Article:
Kenya and South Sudan resolve border disputes, agree boost trade and infrastructure

Issues around border conflicts and port access have threatened trade ties between both countries for decades.

Kenya and South Sudan resolve border disputes, agree boost trade and infrastructure
Image source: Official website of the President of Kenya.
Editor’s note: This story is part of Mariblock’s “State of Fiat” coverage. Digital assets such as bitcoin are seen as competitors to central bank money. Therefore, we consider informing our audience of the state of their local currencies worthwhile.

After prolonged border and port disputes between Kenya and South Sudan, the leaders of these nations have decided to enhance trade ties by developing infrastructure projects to connect both countries. This commitment aims to strengthen their ties and promote economic cooperation.

Key details 

  • Kenya’s president, William Ruto, speaking after a meeting with his Sudanese counterpart, Salva Kiir, in Nairobi, said the completion of these projects is pivotal to bilateral trade between them.
  • Top on the list of projects is the Lamu Port-South Sudan-Ethiopia-Transport Corridor project (LAPSSET), which is a road network linking the port of Lamu to South Sudan and Ethiopia.
  • Alongside the agreement, there are plans to install a fiber optic cable spanning both countries and to finalize the construction of the 11km Nadapal to Nakodok road, which serves as a crucial link between northern Kenya and South Sudan.
  • Both presidents also discussed taking advantage of the African Continental Free Trade Area (AfCTFA) agreement to increase commercial activities between each other.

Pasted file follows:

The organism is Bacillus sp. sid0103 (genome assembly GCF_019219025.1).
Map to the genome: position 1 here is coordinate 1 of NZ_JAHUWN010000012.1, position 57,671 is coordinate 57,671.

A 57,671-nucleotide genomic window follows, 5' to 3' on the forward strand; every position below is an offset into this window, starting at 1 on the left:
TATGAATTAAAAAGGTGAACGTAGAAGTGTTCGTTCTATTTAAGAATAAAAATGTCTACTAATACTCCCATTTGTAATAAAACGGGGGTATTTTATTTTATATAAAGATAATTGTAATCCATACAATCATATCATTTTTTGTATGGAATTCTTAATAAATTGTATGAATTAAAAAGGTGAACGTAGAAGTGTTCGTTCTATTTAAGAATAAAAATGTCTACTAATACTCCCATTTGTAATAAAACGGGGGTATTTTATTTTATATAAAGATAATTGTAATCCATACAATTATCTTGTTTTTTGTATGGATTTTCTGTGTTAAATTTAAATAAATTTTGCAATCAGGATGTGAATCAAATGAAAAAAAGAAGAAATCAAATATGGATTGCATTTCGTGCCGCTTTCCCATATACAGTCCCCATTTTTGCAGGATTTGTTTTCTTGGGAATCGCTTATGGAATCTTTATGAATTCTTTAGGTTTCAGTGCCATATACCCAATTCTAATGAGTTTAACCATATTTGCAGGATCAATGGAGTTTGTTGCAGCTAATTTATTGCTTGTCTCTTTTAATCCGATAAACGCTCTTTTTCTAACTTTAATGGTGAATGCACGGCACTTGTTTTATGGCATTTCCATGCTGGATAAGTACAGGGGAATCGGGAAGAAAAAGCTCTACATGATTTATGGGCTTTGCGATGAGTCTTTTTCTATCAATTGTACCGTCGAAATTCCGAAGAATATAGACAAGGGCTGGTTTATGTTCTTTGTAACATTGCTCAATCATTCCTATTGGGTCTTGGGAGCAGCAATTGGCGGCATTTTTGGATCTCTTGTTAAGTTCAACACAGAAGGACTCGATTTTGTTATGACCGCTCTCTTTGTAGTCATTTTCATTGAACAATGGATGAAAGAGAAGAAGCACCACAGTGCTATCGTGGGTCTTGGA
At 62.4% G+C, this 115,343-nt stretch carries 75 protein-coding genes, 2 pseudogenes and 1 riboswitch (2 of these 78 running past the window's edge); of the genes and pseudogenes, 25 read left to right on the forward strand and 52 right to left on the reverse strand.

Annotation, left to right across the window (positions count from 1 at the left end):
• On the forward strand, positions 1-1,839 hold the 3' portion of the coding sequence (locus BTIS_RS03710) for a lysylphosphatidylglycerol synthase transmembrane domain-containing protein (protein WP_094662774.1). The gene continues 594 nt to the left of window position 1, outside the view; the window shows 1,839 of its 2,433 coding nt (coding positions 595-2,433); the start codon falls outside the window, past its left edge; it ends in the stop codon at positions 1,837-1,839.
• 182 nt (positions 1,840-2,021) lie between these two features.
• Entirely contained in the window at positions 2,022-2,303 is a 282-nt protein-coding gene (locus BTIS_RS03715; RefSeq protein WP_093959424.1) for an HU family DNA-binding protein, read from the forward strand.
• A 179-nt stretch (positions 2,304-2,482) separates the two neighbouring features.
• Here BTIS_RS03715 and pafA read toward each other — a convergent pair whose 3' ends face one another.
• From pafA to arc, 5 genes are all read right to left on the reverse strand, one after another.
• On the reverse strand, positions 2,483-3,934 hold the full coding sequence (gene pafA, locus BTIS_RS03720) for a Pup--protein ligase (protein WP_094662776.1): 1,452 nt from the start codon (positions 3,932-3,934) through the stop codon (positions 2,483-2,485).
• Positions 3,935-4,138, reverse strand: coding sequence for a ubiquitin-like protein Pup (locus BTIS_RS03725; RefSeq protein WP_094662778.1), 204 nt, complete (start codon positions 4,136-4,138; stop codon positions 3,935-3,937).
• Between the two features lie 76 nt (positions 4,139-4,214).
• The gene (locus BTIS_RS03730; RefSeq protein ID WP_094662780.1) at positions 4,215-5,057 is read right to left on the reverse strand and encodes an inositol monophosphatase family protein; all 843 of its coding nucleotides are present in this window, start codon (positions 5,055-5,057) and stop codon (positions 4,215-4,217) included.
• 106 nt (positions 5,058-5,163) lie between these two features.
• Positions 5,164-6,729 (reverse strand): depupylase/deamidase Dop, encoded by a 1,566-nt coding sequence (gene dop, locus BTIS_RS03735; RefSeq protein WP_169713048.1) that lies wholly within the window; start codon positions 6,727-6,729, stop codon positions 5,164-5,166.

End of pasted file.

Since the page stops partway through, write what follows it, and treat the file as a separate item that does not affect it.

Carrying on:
What was said

  • Kenya’s President Williams Ruto said:
“President Kiir and I had the opportunity to share ideas about collaborating to seize emerging opportunities to improve the trade balance between our two nations.”

Why this matters

  • Kenya shares a 317km border to its north with South Sudan and has had bilateral trade with it for years.
  • In 2021, Kenya was South Sudan’s second-largest importer of goods and its largest importer of edible preparations such as supplements and concentrates, data from the Observatory of Economic Complexity shows.
  • Put differently, $26.1 million of South Sudan’s $39.3 million edible preparations import came from Kenya.
  • In addition, South Sudan is landlocked, and two of its significant points of access to intercontinental trade are in Kenya: the Lamu Port and the Mombasa Port. Nearly all cargo imported into South Sudan is offloaded in Kenyan ports and transported by road to South Sudan.

Dispute background

  • Decades-old border disputes between both nations routinely threaten the bilateral ties between the two countries. The oil-rich Ilemi triangle has been a point of contention and remains unresolved.
  • Earlier this year, South Sudanese authorities accused Kenya of encroaching into its territory on a critical trade route between countries, threatening relations between them.
  • In addition, South Sudan has been looking to divert its cargo away from Kenyan ports in a move that would see Kenya lose some revenue. In mid-2022, the country acquired seaside land in Djibouti to construct a port.
  • Among the reasons cited by the South Sudanese government was that the Kenyan ports were too far and that it sought to strengthen ties with Djibouti.
  • However, last December, following a meeting between both presidents, Ruto offered two more ports to South Sudanese traders without any restrictions and promised to provide land to construct a port.
  • According to him, Kenya is keen to make it easier and faster for goods to get to South Sudan and to strengthen trade ties with the country.
  • It remains to be seen how much the completion of the proposed projects will impact trade relations between both countries.

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